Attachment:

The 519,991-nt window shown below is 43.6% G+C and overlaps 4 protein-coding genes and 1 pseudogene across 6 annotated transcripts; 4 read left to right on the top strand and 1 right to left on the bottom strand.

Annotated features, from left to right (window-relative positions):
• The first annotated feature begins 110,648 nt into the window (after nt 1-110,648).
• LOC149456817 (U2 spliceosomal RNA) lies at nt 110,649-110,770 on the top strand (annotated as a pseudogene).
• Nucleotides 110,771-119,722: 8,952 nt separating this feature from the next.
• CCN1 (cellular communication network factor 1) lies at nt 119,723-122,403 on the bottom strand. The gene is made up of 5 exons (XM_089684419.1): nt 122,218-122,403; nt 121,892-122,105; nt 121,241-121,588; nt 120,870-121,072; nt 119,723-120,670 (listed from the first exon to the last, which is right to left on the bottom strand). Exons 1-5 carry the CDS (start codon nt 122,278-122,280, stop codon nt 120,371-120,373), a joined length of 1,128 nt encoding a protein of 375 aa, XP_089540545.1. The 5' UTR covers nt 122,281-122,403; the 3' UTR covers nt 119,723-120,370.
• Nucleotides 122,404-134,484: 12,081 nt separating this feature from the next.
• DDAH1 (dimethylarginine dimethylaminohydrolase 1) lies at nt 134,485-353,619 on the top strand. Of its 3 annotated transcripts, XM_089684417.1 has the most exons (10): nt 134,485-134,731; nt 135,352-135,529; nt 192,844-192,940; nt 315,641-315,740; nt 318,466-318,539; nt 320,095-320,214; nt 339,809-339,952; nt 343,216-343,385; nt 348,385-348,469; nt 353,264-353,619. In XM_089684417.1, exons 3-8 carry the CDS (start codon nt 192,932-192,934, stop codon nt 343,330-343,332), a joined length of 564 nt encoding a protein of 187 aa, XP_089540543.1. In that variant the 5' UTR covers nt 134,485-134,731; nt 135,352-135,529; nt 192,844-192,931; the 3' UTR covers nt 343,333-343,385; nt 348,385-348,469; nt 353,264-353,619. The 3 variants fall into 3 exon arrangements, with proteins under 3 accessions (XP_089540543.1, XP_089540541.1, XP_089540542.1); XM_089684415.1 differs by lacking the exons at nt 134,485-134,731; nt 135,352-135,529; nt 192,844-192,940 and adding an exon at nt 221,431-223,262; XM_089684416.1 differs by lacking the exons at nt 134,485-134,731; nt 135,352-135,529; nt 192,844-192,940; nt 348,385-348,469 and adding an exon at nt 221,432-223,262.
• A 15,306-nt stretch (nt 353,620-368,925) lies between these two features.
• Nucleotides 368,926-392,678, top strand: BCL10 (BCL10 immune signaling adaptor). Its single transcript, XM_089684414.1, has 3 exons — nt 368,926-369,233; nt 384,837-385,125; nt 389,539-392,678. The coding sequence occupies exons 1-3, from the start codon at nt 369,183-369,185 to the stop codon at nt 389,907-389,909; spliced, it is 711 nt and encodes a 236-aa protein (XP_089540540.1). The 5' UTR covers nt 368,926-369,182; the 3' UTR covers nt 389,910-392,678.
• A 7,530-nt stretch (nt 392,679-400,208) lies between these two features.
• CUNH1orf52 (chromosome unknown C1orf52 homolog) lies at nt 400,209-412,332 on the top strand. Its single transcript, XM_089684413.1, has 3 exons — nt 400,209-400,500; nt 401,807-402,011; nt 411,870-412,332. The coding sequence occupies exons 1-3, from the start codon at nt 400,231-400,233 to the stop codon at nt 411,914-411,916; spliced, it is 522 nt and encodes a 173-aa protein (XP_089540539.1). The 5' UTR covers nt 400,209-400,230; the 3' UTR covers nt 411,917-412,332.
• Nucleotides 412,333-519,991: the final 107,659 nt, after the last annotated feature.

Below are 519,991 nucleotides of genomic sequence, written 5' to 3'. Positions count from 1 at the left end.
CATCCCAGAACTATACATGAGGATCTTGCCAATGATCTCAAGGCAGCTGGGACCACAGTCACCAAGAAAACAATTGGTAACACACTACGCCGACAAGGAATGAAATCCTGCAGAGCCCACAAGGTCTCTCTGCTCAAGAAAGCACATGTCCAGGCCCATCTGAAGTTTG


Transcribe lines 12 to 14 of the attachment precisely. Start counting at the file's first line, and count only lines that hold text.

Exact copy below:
• CUNH1orf52 (chromosome unknown C1orf52 homolog) lies at nt 400,209-412,332 on the top strand. Its single transcript, XM_089684413.1, has 3 exons — nt 400,209-400,500; nt 401,807-402,011; nt 411,870-412,332. The coding sequence occupies exons 1-3, from the start codon at nt 400,231-400,233 to the stop codon at nt 411,914-411,916; spliced, it is 522 nt and encodes a 173-aa protein (XP_089540539.1). The 5' UTR covers nt 400,209-400,230; the 3' UTR covers nt 411,917-412,332.
• Nucleotides 412,333-519,991: the final 107,659 nt, after the last annotated feature.

Below are 519,991 nucleotides of genomic sequence, written 5' to 3'. Positions count from 1 at the left end.